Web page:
Surf Casting Florida

Learn how to catch more fish off of the beach.

When is the best time to fish for pompano?

The best time to fish for pompano is whenever the water temperatures in your area are between 65 and 75 degrees. That is the sweet spot for pompano. Yes you can catch them a few degrees below and above that temperature range but that is the best water temperature range.

The best time to fish for pompano is also about getting the right tides. Pompanos can be finicky so you need to know what parts of the incoming and outgoing tides are best for your region. Different regions and underwater topographies will determine the best tidal ranges to catch pompano in your local waters.

I am a FISHING CHARTER CAPTAIN on the Treasure Coast of Florida. I have been fishing the beaches, mangroves, oyster bars and just about everywhere else in Florida for more than 40 years. In the article below, I will give you different scenarios that will teach you when the best time to fish for pompano in your area might be.

Let’s get started.

Watch the video below to learn the best lures and techniques to catch pompano.

When is the best time to fish for pompano during low tide?

The best time to fish for pompano during low tide depends upon a few things. Is the water temperature in the comfort zone of a pompano where you are fishing? Is the underwater topography sandy or rocky? Are you fishing the last few hours of the outgoing low tide? Are there waves or is it flat?

Let’s look at a few different scenarios that might apply to your beaches where you like to target pompano. If you don’t have the right water temperatures, then there is no sense in fishing for pompano. Make sure the water temperatures are in the range that pompano won’t want to avoid. If it is too hot or too cold the will not be there.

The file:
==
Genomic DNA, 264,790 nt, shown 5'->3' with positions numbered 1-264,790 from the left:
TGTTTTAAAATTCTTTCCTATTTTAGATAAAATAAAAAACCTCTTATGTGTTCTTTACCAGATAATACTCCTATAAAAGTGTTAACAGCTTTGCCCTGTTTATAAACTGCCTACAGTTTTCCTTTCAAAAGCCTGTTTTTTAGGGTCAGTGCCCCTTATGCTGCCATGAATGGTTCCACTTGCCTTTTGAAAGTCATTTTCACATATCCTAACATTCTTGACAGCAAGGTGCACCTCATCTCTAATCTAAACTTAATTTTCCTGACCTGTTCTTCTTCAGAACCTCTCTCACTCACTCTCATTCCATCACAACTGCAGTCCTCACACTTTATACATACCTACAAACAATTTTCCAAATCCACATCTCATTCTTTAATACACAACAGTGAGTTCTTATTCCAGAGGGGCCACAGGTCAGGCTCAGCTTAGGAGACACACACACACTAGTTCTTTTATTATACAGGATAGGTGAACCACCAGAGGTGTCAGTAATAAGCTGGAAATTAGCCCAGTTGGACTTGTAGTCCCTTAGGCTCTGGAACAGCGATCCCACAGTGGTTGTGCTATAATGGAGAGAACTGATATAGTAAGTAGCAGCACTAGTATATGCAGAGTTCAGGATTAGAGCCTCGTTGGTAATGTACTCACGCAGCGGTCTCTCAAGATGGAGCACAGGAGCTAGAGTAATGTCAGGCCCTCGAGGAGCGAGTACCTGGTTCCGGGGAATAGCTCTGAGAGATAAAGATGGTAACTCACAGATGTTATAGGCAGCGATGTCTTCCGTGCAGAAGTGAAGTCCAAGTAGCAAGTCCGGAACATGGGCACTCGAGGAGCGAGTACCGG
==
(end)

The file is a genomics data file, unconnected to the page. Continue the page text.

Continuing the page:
If the beaches where you are have a series of sand bars, then you can catch a ton of pompano on the outer sand bars with the outgoing tide. Pompano love to school up on the back sides of the outer sand bars where the tides will bring clams, crabs, sand fleas and anything else tasty right to them.

Often times the back sides of the outer sandbars will have a slightly deeper trough behind them. This is where you need to get your baits out to. They may be 80 or more yards away so you had better have a long surf rod and relatively heavy weights to get out that far. You might need a 14 foot rod and a 4 ounce weight to get to the back side of those far away sand bars.

If you can get out that far, you will want to fish the last couple of hours of the outgoing tide. That is your best time to catch a limit of pompano during the outgoing tide. During the first few hours of the incoming tide you can do quite well on the outside sand bars too. The only difference is the pompano will tend to be on the beach side of the outer sand bars during the first part of the incoming tide. You will want to put your baits on that side of the outer sand bars.

If you are on a rocky beach with a reef line, then that is going to be harder to fish during the outgoing low tide. You will have to find a deep spot on the beach side of the reef that stays a little bit deeper than the rest of the reef if you want to find fish. It doesn’t have to be very deep. It can be 24 inches deep and that may be enough of a sanctuary for pompano to feel safe and find food.